4. OK, quick extra note: aside from what I wrote (preached?) above, I do applaud PLoS ONE for thinking out of the box and developing an alternative set of metrics. It seems to me that this is a positive development, and I agree with Erik that this is good news. Long Live PLoS ONE!!! (Next time I spray paint graffiti on the side of a 1000 year old church, that's what I'm writing.)

  5. Thanks Shawn - although we certainly don’t condone graffiti, we do appreciate the sentiments :) Just a couple of notes on the discussion above – we also agree that the preferred solution is for people to read articles and form their own opinion, but I think that the widespread adoption of the Impact Factor proves that some people would rather use a metric instead. Our hope is to give those people something more meaningful to use when considering a specific article or author (as opposed to an entire journal). In addition, the existence of additional metrics at the article level will allow people to sort, filter and cross-compare when performing searches - which should allow them to get to appropriate content more rapidly and effectively.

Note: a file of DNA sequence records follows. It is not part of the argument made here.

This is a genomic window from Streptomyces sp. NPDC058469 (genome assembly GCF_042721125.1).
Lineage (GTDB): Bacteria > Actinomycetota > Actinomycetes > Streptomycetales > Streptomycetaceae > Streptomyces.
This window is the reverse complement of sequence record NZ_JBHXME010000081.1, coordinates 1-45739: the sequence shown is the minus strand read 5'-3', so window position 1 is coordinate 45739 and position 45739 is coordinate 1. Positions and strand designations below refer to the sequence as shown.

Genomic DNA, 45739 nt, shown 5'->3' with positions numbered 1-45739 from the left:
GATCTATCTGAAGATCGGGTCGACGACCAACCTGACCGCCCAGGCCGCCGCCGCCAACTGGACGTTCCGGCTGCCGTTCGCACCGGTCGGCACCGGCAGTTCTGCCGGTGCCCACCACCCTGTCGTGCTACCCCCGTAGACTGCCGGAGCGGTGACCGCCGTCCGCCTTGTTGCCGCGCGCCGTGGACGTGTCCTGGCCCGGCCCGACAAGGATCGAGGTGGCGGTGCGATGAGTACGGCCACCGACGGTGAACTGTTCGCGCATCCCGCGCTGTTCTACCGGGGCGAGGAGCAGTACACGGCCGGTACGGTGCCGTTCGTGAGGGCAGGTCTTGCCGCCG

Fab, as to your point about whether or not usage correlates to citations (or even to actually reading the paper!). Usage will be just one of the things that we provide, however it is worth mentioning that other investigators have found some degree of correlation between citations and online usage. For example, see:

    We expect that once data like this is actually made available to the community, new ways to consider and evaluate the data will be developed.